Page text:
2) Evaluate: $\displaystyle lim_{x \to 0} (\frac{1}{ln(x+1)} - \frac{1}{x})$
I don't know how to do this. Please show me a step-by-step solution
The only solution I can think of right now involves Maclaurin series. Have you learnt that yet?
$\displaystyle \frac{1}{\ln(x+1)}-\frac{1}{x}=\frac{x-\ln(x+1)}{x\ln(x+1)}$
Then replace $\displaystyle \ln(x+1)$ with its Maclaurin series:
$\displaystyle \ln(1+x)=x-\frac{x^2}{2}+\frac{x^3}{3}-\frac{x^4}{4}+O(x^5)$
Replacing ln(x+1) with the McLaurin series, you wll still have a problem with both numerator and denominator going to 0.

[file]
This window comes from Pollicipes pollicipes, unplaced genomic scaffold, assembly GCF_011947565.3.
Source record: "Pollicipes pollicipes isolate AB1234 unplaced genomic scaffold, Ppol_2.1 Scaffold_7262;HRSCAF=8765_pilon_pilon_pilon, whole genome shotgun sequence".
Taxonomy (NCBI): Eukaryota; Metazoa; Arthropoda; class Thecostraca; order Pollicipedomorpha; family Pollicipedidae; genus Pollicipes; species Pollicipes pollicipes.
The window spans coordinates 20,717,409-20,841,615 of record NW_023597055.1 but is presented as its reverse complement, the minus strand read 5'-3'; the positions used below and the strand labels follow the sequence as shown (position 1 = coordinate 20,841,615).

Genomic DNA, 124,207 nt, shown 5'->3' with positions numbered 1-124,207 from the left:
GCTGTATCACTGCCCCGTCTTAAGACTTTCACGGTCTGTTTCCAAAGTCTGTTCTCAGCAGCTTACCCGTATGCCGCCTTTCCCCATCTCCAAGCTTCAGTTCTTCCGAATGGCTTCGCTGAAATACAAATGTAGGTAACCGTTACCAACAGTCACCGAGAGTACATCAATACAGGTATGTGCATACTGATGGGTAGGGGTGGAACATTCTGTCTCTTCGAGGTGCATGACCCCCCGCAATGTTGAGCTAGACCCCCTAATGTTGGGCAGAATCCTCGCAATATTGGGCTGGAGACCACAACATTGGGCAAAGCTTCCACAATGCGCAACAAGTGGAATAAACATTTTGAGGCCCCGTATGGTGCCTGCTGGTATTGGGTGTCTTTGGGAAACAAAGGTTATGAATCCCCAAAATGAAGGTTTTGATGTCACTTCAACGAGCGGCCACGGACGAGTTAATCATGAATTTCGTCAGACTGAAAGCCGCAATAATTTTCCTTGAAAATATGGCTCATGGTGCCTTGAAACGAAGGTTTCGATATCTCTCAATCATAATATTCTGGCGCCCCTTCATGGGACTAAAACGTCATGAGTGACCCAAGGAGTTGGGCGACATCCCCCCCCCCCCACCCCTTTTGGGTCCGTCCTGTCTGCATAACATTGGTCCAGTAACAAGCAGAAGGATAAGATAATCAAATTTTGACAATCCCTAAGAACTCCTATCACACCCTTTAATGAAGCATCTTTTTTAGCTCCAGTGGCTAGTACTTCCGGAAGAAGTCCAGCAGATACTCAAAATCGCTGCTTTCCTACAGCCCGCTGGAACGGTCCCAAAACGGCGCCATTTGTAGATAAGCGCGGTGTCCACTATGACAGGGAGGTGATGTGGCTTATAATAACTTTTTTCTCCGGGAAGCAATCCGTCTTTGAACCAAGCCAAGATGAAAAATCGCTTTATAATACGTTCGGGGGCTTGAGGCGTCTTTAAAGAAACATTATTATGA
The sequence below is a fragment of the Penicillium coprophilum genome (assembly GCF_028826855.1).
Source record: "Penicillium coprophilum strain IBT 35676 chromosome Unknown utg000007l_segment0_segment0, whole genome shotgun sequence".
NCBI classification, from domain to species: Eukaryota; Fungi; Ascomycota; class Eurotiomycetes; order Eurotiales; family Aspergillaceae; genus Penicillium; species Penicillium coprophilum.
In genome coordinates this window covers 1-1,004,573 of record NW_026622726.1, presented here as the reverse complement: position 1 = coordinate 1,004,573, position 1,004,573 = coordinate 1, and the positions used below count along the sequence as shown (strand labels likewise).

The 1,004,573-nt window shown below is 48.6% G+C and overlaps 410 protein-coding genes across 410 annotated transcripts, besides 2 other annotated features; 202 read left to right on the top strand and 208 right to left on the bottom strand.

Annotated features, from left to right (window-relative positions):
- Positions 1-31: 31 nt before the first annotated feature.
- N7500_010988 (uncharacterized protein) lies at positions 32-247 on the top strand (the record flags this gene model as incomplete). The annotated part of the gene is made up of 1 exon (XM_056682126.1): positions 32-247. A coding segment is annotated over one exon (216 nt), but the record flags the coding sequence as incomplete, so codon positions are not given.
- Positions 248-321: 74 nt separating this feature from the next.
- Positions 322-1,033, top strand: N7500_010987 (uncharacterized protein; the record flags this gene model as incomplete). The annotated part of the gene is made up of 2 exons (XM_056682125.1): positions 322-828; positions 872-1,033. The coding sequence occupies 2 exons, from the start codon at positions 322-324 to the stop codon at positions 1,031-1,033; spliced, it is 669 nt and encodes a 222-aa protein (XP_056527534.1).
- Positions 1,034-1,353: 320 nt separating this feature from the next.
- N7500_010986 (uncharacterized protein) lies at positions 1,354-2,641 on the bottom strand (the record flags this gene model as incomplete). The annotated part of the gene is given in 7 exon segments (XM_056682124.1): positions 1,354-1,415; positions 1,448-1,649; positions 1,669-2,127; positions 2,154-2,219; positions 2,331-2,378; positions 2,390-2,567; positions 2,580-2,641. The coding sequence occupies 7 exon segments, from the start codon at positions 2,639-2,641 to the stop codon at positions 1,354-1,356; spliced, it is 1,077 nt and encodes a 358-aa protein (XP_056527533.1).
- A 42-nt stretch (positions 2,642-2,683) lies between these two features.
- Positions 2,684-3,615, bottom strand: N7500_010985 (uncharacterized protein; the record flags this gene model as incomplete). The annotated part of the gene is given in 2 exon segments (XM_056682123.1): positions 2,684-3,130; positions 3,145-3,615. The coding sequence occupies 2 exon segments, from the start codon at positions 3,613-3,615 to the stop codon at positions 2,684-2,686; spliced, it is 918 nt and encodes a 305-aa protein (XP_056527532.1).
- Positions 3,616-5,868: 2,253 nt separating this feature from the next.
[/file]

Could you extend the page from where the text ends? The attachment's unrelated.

So use L'Hopital's rule.
$\displaystyle \frac{d(x-ln(x+1))}{dx}= 1- \frac{1}{x+1}$
$\displaystyle \frac{d(x ln(x+1))}{dx}= ln(x+1)+ \frac{x}{x+1}$
Now the limit, as x goes to 0, of each of those, is 0 so do it again:
$\displaystyle \frac{d(1- \frac{1}{x+1})}{dx}= \frac{1}{(x+1)^2}$
$\displaystyle \frac{d(ln(x+1)+ \frac{x}{x+1})}{dx}= \frac{1}{x+1}+ \frac{1}{x+1}- \frac{x}{(x+1)^2}$
The limit, as x goes to 0, of the numerator is 1 while the limit of the denominator is 2. The original limit is 1/2.